President Trump and his backers have recently drawn a lot of attention — and outrage — by threatening something akin to a party purge: Republicans who don’t sign on to Trump’s agenda won’t be endorsed or funded. The uproar isn’t surprising in that it’s yet another violation of political norms in the Trump era. But it’s not an original tactic.
In fact, in the not-too-distant past, another Oval Office occupant tried to impose his will on his party as part of a broad-based rewriting of political norms that also saw him disregard the other branches of government, make expansive use of war powers and face accusations of being a dictator.
That president was Franklin Delano Roosevelt.
Presidents push at the boundaries of their authority in lots of ways, and they bristle against the institutions designed to constrain them. FDR’s example shows how a president can successfully ignore political norms and break through institutional constraints, but also how institutions and citizens can check that power.
To clarify, that doesn’t mean that Trump and FDR are exactly alike, or really that they’re anything alike. There are obvious differences in demeanor, ideology, policy programs and political experience. And while we don’t have modern polling to tell us how popular Roosevelt was, we know he was elected — with healthy majorities — four times. He certainly has his detractors, but he frequently appears on expert survey lists of the greatest presidents. It’s too early to know what Trump’s legacy will be. But so far he’s less popular than any modern president has been at this point in his term, and experts expressed skepticism about his leadership from the very beginning.
Of course, FDR’s successes with the electorate and his high historical rankings don’t excuse his norm violations, nor should a review of his actions be read as a rationale for Trump to follow suit. But the extent to which Roosevelt was able to change other governing institutions and make them more responsive to his agenda demonstrates how much power the presidency really has. A leader who is determined to use it expansively will have plenty of opportunities to do so. At the same time, not all of FDR’s efforts to strengthen the presidency succeeded.
So what did Roosevelt try to do, and how did the system push back?
1. FDR tried to bring down Democrats who disagreed with him
FDR wanted to remake the Democratic Party from a patchwork party of urban machines and Southerners into a liberal, New Deal party. To that end, in the 1938 midterms, he broke with traditions separating presidents from both local party matters and congressional business: He campaigned against conservative, anti-New Deal candidates in Democratic primaries.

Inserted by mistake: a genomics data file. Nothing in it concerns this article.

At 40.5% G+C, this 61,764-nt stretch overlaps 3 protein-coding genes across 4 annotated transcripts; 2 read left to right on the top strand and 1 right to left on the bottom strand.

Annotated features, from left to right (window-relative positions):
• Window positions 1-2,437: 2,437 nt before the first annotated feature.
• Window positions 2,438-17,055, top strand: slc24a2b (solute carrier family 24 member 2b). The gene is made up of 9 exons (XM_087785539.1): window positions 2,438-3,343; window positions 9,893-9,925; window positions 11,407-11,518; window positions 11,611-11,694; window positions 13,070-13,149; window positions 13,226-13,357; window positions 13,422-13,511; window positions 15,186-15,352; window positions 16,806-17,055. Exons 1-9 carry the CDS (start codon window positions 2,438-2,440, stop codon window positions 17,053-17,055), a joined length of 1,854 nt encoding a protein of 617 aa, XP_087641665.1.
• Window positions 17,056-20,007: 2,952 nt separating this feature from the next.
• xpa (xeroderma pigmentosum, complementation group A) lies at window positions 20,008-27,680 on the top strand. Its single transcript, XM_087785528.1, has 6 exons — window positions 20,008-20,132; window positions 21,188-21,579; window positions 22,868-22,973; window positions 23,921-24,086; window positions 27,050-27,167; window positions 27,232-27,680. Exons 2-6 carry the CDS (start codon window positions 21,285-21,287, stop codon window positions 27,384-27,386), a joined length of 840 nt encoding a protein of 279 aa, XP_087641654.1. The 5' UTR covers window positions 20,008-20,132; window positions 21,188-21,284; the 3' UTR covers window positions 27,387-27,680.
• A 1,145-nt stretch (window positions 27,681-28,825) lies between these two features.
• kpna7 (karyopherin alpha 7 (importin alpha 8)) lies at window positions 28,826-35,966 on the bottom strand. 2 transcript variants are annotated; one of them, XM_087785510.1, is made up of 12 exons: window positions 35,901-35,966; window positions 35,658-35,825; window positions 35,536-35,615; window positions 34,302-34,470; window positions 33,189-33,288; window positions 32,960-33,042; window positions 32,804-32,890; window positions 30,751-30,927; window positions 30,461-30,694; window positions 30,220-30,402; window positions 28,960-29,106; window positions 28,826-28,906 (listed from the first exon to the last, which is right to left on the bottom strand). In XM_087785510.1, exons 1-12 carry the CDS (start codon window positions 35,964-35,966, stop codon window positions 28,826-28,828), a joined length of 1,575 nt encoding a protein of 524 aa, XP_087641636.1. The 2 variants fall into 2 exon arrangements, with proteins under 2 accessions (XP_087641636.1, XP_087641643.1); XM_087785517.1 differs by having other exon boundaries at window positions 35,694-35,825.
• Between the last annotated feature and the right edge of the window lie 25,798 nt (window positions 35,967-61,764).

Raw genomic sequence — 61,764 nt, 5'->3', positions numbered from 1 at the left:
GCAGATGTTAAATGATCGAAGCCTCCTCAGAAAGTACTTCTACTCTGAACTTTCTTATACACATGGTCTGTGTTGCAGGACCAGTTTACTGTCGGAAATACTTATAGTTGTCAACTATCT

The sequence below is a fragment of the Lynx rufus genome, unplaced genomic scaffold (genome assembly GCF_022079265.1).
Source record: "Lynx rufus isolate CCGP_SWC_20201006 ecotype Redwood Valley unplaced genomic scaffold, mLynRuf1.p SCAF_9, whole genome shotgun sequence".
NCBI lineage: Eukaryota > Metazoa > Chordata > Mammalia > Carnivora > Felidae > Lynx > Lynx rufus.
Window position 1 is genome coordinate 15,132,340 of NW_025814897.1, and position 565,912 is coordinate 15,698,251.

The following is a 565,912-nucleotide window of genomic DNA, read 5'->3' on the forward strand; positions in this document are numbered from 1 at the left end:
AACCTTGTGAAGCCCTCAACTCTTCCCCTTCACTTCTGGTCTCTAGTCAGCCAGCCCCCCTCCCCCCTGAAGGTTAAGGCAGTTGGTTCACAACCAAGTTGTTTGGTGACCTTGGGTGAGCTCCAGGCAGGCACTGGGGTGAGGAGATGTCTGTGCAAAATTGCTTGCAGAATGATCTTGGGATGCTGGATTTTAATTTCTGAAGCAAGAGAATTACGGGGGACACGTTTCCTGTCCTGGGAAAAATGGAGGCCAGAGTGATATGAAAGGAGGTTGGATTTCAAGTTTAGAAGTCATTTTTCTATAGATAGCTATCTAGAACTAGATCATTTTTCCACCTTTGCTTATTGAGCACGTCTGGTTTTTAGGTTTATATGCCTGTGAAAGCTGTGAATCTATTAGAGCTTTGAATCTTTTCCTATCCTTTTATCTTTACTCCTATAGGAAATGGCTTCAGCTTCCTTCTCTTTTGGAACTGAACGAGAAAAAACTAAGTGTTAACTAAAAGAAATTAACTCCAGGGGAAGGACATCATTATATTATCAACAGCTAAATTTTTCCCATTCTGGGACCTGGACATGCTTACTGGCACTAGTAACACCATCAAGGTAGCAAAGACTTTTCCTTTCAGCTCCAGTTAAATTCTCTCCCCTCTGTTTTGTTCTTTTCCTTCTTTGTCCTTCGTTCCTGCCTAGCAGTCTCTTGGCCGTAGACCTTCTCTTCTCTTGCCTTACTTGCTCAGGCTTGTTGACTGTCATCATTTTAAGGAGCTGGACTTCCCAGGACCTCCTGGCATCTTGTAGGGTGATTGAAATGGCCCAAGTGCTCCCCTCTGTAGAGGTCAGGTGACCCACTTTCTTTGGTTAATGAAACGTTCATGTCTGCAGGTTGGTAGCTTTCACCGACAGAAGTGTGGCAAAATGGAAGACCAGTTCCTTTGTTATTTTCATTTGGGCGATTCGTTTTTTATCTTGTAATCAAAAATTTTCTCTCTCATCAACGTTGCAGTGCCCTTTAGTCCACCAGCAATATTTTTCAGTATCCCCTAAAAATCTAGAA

The New Deal had been a crucial turning point for the Democratic Party when many of its major legislative items passed in FDR’s first term.This number is driven by Roosevelt’s long tenure in office — Grover Cleveland has him beat for the most vetoes per year.
But in the end, Congress overrode the veto of the revenue bill. And while the New Deal is most closely associated with Roosevelt, members of Congress had plenty of input into what the policies ultimately looked like.“The Office of Censorship had no real power to punish journalists,” Peter Duffy wrote in the Columbia Journalism Review, but it did have long-standing tensions with a few over their war stories.
‘>5 Trump has also sought to control media coverage and call the shots in relationships with journalists, but he has used different tactics and taken a much more antagonistic approach. As in the judicial example above, Trump’s approach has been soft power (public relations) instead of hard power (rules or laws), compared with FDR.
Trump hasn’t done anything on the scale of one of FDR’s most controversial actions as president — Japanese internment. That said, some of Trump’s rhetoric and policies have raised fears that the factors that helped lead to internment, such as racial prejudice and “expedience,” are becoming bigger problems, and that ethnic profiling and civil rights violations will become more prevalent and more overt.
And Trump is not likely to repeat one of Roosevelt’s clearest norm violations: staying in office for more than a decade. The 22nd Amendment to the Constitution, passed by wide margins in Congress and ratified in 1951, assured that FDR’s tenure would not be repeated.
So what can we learn from FDR?
It tells us a lot about the presidency — and what Americans value about it — that one of our most celebrated leaders had such an aggressive view of presidential power. But just as FDR expanded the scope of the office, some of his actions also contributed to the creation of stronger constraints.
The term limits example illustrates that when presidents violate norms, political opponents — and even former allies — will push back. But this resistance depends to some degree on the health and legitimacy of other institutions in the system. Trump’s attacks on the media and the judiciary may prove to be more successful than FDR’s because they could undermine that health and legitimacy.
Sometimes pushing at the boundaries of presidential power strengthens the checks on that power. Other times, it illustrates how flimsy and porous those boundaries can be.
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